During National Infrastructure Week, RTA CEO and General Manager Joseph Calabrese offered comments on the importance of consistent investment in the physical structure of the public transportation system. His remarks were delivered from the Cuyahoga Viaduct Bridge, a critical link in the region’s transit infrastructure.
The Greater Cleveland Regional Transit Authority (RTA) is participating in National Infrastructure Week,(link is external) May 16-23, to bring broader attention to the need to consistently invest and maintain the nation’s aging infrastructure, including one of America’s most valuable assets – its public transportation systems.
Today, RTA was joined by Greater Cleveland Partnership and other civic partners at the Cuyahoga River Viaduct to get a rare vista of the City and learn more about RTA’s $250 million in unfunded capital needs, including bus, track, signal, stations, substations and bridges. An additional $280 million remains unfunded to replace an aging rail fleet.
The RTA Board of Trustees recently approved a $350,000 contract to evaluate the Cuyahoga Viaduct Bridge. It was built in 1929 and spans 3,395 feet, at a maximum height of 94 feet above the Cuyahoga River.
“RTA’s most valuable asset”
“Many people don’t know that RTA is responsible for the maintenance of this Viaduct and 85 other bridges all across Greater Cleveland. It costs $5 million-$6 million a year to maintain these bridges. This bridge is RTA’s single, most valuable asset. It is safe, but like all infrastructure, it needs ongoing regular maintenance to keep it safe and serviceable,” said RTA CEO and General Manager Joe Calabrese.
“RTA is working with ODOT, community partners and other civic leaders to bring broader attention to the need to increase investment in the nation’s aging infrastructure,” Calabrese said. “Over the last several years, our nation’s investment in infrastructure has fallen well below the investments being made by many other nations. As a result, we are not catching up with our current needs. and are in fact, falling farther behind.”
“Investment in our infrastructure, particularly in public transit, is a key ingredient to help people get to jobs and to drive growth in our communities,” Calabrese said.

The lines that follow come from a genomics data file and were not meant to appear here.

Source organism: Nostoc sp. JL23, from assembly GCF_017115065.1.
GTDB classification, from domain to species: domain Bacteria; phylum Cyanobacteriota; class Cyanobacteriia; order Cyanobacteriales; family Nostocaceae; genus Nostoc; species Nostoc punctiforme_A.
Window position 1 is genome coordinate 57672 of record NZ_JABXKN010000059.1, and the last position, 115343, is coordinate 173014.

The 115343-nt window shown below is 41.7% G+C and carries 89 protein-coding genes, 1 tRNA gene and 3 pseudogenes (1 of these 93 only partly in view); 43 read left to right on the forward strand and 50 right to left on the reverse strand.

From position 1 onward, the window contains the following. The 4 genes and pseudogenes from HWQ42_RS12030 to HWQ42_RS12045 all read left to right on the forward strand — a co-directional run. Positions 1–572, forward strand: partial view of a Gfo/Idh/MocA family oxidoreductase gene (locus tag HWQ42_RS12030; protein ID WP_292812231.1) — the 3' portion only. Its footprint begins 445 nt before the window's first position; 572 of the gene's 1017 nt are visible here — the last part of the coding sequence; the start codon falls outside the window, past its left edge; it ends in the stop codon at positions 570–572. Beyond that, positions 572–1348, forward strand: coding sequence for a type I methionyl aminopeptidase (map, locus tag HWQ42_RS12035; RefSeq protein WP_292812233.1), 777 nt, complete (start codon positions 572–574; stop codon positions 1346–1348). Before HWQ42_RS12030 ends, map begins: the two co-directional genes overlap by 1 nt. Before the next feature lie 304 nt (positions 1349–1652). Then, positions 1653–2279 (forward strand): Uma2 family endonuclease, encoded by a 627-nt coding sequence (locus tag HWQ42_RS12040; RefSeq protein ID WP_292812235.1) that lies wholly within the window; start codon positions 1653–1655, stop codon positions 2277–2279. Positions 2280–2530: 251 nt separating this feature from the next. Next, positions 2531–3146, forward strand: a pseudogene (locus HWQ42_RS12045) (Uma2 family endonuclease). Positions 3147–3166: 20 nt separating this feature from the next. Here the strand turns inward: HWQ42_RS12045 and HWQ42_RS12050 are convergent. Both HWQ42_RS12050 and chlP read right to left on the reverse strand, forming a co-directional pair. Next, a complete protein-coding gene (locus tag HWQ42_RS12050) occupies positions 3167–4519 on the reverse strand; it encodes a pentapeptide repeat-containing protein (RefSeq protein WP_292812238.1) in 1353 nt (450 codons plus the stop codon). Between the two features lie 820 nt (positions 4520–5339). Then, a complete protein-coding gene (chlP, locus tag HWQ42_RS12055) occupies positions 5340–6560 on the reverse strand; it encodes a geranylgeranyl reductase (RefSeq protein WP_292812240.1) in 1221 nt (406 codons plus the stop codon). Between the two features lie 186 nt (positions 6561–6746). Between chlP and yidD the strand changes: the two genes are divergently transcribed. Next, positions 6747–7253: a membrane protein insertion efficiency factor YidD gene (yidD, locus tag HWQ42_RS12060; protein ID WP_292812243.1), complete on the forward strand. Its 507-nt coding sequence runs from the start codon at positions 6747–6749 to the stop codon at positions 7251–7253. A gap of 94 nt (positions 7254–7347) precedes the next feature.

“According to the American Society of Civil Engineers, America gets a D+ on the report card for Infrastructure and D for Transit. That’s obviously not something to be proud of,” he said.
Cleveland Mayor Frank G. Jackson agreed.
“Sustained transit funding is critical to the vitality of Cleveland,” he said. “Repairing and improving our city’s infrastructure is not an option if we are to remain a world-class city and continue to attract the growth and development that drives jobs and opportunities.”
National funding gap could grow to $1 trillion
That same report indicates that the Surface Transportation Infrastructure funding gap for the next 10 years has grown from $908 billion to $1.10 trillion.
“We will not have the transportation network our community and our nation needs until everyone has access to safe, affordable and reliable public transportation that connects people to jobs, commerce and services, bringing communities together more efficiently,” said Valarie J. McCall, RTA Board member and Chair of American Public Transportation Association (APTA).
Nationwide, according to the latest data from 2013, the Federal Transit Administration (FTA) says that more than 40 percent of buses and 25 percent of rail transit assets were in marginal or poor condition. The FTA also notes there is an $86 billion backlog in deferred maintenance and replacement needs, McCall said.
In Cleveland, RTA currently has $500 million in unfunded infrastructure needs in track, signal, propulsion power, rail car and bus needs.
“Our system is safe, but inadequate funding to renew and modernize our infrastructure is making it harder and harder to guarantee the safety and reliability of our system,” Calabrese said.
A study released by ODOT in 2015 showed that more than one-third of the 2,700 buses in the State are being operated beyond their useful life.
RTA’s most critical infrastructure project is a needed $25 million upgrade to the tracks in Tower City. Last upgraded in 1990, these tracks represent the heart and soul of RTA’s 75-mile rail network, Calabrese said.
“All rail lines go through Tower City. If the tracks in Tower City go down, the entire rail system goes down. Today, only one-third of the needed funding has been identified.”
This year’s fourth annual National Infrastructure Week brings together America’s business, labor and policy-making leadership(link is external). It includes more than 100 affiliate organizations (link is external)from all sectors of America’s economy and society.
RTA is participating as a member of APTA, which is an affiliate member of National Infrastructure Week (NIW). NIW is the largest, most diverse, non-partisan coalition of organizations dedicated to strengthening America by rebuilding the nation’s infrastructure.
National Infrastructure Week includes events, media coverage, education and advocacy efforts to elevate infrastructure as a critical issue impacting all Americans.